As a member of the City’s Port Health and Environmental Services Committee I am focussing on improving air quality in the Square Mile.

In the 1950s the City of London led the way with the promotion of a Clean Air Act in response to the ‘Great Smog’ in 1952. And together with the Mayor of London we are leading the way again. The City is committed to turning parts of the Square Mile into a zero-emissions zone by 2022.

These are much-needed steps in the right direction. FT’s Simon Kuper reported in October 2018 that air pollution contributes to more than 9,000 premature deaths in London each year. Beijing and New Delhi were worse on particulate pollution, but in terms of harmful nitrogen dioxide London was nearly as bad as the Chinese and Indian capitals, and much worse than other developed cities such as New York or Madrid.

Annual figures for 2018 show air quality in the City of London is slowly improving, but more action needs to be taken – this is why the Corporation is supporting the Mayor of London’s air quality strategy and we have set an target to reach WHO NO2 guideline limits by 2025.

“Since the 1954 Clean Air Act removed the most visible forms of air pollution and cleared the city’s famous smog, Londoners have not worried enough about air quality. Nitrogen dioxide, which inflames lungs and is linked to shorter life expectancy, has become a major problem. The capital missed binding EU limits on air quality that came into force in 2010, largely due to diesel vehicles — which, it later emerged, emitted higher levels of pollutants in the real world than in tests. Congestion, which has pushed average traffic speed down to 8mph, compounds the problem. Add in the City of London’s narrow streets and tall buildings, and two of the capital’s five hotspots for excessive nitrogen levels lie within it.” – Financial Times, 18 October 2018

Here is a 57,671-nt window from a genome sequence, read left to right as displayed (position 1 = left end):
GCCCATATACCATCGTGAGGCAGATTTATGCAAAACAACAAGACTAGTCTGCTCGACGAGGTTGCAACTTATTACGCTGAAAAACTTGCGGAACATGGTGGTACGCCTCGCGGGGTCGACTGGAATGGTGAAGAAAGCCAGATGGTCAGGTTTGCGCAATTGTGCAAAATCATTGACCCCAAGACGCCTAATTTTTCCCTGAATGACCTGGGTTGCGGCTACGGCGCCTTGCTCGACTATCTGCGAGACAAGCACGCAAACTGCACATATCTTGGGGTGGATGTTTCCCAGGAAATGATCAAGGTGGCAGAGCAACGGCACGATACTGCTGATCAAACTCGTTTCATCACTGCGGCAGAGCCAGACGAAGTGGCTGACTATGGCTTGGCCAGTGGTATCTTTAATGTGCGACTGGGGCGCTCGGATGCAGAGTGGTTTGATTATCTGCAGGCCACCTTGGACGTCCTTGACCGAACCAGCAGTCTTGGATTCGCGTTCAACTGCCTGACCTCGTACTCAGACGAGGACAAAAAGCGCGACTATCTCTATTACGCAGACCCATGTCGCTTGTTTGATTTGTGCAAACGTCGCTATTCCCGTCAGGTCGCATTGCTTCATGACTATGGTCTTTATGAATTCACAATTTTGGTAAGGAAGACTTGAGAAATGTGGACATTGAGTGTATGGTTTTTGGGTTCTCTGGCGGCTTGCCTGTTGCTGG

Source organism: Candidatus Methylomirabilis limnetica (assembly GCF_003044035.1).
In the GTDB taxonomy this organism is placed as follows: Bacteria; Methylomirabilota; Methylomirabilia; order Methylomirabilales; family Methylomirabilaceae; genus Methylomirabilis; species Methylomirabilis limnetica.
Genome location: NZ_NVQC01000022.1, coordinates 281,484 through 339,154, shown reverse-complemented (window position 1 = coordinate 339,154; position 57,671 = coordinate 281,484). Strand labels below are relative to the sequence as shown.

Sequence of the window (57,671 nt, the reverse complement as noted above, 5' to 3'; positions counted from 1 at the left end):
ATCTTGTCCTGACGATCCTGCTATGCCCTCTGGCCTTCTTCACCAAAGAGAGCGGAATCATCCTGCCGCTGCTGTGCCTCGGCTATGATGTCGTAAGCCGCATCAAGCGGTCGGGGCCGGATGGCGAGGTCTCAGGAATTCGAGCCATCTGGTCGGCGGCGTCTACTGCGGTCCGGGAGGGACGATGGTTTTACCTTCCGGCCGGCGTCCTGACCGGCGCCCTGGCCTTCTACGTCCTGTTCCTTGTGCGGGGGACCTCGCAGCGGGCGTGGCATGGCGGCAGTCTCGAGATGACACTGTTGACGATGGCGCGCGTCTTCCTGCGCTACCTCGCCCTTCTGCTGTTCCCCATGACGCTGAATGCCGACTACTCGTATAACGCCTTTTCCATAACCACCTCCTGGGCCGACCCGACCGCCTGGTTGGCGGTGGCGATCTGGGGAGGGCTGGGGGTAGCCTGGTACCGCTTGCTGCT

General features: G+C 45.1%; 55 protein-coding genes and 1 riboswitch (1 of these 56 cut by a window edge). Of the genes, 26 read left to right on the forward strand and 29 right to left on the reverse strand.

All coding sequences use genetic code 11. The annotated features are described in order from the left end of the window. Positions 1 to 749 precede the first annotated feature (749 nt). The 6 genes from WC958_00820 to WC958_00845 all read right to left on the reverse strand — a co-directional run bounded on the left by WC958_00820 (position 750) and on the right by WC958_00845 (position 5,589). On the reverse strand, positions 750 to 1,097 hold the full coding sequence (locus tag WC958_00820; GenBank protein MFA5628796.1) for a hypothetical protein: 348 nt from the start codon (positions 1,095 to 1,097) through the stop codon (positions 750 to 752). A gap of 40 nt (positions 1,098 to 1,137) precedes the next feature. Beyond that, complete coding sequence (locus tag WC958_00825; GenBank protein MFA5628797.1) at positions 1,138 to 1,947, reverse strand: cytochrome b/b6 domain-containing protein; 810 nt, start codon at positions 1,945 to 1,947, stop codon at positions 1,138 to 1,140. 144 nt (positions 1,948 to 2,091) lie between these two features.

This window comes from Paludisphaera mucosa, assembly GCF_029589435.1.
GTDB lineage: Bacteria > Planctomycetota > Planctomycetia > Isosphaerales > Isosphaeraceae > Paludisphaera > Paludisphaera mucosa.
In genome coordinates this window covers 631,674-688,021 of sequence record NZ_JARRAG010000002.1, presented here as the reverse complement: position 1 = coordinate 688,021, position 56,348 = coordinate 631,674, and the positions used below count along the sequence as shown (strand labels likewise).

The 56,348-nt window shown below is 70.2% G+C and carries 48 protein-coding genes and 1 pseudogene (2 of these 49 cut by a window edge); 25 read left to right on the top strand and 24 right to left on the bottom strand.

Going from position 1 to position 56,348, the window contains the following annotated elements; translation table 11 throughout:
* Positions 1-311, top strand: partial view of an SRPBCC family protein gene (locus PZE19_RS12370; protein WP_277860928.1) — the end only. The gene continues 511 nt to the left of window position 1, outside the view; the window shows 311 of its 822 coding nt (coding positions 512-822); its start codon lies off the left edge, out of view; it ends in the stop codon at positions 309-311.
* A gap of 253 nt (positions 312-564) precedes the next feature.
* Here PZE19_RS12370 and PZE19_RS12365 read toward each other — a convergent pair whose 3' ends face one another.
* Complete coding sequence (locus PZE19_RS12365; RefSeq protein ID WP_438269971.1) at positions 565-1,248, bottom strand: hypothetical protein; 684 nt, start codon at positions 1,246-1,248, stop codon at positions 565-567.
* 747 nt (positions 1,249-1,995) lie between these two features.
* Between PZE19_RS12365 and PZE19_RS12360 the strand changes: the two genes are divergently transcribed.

Work is underway with London Councils to develop proposals for a Private Member’s Bill to control air pollution from combustion plant (boilers, generators, combined heat and power plant)

The City is also supporting ‘idling engine action days’ achieving a noticeable decrease in the number of vehicles parked with engines idling.  In addition, Low Emission Neighbourhood work, match funded by the Mayor of London, has started with: 

  • Preparation for an ultra-low emission vehicle access restriction in Moor Lane
  • 30 electric vehicle charge points installed in Barbican Estates car parks
  • Air quality workshops for City businesses

In addition, the Corporation is looking at introducing cleaner vehicles across it’s entire fleet and I’m pushing for us to be more ambitious in installing electric vehicle charging points across the Square Mile.

In 2018 the City launched a high-profile campaign to reduce the use of single use plastics in the City was. The focus has been on increasing drinking water refill points across the City and discouraging use of single use plastics. One of the first water refill points will be installed on Cheapside.